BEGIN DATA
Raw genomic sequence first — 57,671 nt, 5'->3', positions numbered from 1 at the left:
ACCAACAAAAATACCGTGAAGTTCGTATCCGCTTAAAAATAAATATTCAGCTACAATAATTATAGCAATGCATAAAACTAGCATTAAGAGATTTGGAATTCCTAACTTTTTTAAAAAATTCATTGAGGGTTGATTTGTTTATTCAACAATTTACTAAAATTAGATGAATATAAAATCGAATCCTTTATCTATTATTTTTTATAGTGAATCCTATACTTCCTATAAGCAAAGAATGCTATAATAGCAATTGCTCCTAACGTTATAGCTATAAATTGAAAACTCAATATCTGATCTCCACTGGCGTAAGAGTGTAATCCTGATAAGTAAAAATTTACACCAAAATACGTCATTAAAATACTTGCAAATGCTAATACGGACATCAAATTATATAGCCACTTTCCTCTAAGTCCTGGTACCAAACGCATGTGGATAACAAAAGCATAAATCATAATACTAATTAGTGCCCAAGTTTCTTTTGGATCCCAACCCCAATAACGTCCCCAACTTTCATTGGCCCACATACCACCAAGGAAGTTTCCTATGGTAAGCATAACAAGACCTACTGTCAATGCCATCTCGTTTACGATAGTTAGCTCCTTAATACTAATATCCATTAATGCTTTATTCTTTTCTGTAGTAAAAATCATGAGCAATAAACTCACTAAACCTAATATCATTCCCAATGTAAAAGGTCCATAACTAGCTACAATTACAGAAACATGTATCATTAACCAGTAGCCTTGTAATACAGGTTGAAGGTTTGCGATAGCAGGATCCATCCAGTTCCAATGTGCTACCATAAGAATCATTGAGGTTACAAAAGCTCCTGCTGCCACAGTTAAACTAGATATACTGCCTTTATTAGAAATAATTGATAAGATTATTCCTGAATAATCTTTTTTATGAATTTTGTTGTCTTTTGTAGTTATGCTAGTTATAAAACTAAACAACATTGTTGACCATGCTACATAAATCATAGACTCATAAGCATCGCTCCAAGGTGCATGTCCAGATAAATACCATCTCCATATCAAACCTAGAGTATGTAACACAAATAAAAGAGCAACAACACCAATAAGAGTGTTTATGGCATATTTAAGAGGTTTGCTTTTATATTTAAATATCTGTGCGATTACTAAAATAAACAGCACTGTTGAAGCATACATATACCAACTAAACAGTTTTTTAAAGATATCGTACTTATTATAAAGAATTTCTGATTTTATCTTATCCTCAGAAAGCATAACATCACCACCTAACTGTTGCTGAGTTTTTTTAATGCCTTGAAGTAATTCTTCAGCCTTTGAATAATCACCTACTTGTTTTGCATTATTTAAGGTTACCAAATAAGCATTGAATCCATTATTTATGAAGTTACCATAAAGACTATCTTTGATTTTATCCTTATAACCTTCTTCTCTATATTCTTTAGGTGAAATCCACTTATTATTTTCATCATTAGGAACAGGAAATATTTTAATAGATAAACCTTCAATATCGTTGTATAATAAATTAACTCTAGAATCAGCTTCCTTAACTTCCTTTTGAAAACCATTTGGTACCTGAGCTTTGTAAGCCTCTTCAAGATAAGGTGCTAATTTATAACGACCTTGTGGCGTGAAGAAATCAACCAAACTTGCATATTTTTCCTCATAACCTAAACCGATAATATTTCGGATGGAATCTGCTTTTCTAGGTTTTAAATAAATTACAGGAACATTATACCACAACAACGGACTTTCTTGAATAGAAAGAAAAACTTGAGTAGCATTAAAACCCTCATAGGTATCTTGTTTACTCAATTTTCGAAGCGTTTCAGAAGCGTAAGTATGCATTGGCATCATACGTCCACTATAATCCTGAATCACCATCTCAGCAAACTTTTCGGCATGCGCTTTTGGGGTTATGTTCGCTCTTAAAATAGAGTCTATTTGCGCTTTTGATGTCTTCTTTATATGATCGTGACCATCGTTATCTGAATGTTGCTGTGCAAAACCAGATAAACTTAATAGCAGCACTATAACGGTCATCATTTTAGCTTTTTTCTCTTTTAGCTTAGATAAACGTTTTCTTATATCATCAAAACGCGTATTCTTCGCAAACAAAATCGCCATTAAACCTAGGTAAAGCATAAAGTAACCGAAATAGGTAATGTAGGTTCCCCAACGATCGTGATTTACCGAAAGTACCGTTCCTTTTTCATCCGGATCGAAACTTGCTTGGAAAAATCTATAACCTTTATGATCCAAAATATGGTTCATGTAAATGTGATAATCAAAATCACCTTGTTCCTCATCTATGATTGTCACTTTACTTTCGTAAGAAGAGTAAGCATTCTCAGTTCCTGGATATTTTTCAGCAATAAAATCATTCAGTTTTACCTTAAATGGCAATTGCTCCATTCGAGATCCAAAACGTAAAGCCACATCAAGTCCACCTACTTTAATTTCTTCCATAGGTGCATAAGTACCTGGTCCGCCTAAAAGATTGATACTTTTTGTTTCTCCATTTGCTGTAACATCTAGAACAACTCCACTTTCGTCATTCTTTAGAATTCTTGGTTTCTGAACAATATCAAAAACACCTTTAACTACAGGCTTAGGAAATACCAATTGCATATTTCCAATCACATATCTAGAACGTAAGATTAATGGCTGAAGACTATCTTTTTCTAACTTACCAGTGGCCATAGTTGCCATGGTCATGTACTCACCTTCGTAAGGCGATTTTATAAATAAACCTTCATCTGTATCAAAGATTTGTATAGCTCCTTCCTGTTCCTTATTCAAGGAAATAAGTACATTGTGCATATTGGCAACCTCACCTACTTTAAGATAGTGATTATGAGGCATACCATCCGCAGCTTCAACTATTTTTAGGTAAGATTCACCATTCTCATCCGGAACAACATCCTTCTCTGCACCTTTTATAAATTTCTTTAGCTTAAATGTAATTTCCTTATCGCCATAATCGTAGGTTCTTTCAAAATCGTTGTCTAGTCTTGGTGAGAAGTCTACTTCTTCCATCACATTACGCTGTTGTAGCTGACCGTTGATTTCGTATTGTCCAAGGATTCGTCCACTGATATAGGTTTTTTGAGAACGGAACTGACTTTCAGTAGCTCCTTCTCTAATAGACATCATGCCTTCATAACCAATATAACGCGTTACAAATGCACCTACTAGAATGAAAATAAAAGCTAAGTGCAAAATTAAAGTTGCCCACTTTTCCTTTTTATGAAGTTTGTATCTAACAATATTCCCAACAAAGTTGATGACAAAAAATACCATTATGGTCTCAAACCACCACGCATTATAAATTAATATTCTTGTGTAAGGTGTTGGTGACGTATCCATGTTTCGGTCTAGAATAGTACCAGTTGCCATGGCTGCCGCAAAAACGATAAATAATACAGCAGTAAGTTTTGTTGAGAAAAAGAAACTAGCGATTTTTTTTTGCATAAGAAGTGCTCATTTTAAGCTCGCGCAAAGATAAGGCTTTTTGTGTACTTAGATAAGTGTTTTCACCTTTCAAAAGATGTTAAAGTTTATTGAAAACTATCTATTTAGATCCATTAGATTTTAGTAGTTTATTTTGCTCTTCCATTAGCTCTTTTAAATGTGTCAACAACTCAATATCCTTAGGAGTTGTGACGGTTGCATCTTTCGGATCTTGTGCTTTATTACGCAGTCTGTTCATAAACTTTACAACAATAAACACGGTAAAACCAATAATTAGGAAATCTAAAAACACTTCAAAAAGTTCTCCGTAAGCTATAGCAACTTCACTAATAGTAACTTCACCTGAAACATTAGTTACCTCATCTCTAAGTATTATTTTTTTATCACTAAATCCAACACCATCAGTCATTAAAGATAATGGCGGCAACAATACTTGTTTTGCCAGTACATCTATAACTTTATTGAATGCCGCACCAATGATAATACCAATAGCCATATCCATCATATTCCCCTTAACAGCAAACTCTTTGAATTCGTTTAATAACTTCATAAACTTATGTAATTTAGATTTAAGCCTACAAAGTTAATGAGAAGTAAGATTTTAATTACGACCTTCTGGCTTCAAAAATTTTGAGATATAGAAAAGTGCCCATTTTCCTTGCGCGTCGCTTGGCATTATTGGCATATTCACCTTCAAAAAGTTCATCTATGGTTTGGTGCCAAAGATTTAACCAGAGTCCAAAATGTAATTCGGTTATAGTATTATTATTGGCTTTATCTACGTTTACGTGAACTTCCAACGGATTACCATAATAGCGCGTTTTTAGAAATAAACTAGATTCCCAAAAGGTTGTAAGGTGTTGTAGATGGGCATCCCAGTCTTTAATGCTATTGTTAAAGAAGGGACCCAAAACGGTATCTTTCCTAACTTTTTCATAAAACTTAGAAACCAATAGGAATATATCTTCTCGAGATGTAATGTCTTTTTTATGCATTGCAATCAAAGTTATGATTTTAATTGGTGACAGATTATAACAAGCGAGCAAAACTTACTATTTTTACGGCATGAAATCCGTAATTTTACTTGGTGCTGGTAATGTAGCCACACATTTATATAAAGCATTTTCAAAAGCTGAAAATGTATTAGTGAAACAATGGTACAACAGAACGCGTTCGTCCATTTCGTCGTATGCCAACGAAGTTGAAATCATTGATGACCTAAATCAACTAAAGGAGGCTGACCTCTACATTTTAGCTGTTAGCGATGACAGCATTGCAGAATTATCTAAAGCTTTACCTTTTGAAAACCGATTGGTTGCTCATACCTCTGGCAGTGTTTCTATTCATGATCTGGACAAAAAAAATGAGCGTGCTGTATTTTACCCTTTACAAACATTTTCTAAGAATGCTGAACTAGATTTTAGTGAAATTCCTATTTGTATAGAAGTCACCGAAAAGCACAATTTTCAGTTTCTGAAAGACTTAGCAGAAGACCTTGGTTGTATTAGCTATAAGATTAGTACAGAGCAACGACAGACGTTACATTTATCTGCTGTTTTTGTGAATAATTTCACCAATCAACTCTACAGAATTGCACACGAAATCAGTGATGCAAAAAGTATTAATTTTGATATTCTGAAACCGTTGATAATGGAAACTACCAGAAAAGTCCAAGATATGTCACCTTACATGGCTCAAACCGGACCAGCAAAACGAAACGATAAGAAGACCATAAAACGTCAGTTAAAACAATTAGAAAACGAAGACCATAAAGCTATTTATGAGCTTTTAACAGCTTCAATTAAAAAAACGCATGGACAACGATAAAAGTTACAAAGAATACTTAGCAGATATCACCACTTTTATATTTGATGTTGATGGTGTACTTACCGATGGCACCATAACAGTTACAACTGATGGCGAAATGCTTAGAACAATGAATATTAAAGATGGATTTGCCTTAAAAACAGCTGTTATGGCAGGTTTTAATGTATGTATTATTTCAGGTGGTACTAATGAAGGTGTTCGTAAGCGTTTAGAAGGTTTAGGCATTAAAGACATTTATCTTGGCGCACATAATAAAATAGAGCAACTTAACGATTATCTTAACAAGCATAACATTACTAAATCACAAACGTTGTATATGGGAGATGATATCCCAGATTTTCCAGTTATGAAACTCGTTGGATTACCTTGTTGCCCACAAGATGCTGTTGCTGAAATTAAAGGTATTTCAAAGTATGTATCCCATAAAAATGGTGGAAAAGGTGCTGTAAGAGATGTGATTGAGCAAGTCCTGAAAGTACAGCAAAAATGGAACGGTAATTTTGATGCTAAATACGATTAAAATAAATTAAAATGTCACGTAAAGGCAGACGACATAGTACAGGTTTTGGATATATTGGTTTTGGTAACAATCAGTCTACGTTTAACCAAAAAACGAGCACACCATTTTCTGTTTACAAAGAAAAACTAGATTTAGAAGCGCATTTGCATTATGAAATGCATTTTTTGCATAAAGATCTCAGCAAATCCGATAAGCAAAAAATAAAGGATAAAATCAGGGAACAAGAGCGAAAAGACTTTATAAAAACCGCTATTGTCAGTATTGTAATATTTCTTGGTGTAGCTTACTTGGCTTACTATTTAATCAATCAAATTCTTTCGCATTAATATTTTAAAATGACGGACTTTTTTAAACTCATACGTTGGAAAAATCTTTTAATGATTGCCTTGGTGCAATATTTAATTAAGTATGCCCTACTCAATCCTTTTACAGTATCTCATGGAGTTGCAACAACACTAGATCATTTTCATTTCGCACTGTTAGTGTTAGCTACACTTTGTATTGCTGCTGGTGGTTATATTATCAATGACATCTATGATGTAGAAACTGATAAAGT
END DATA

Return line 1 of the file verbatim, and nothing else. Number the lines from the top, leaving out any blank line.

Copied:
Raw genomic sequence first — 57,671 nt, 5'->3', positions numbered from 1 at the left: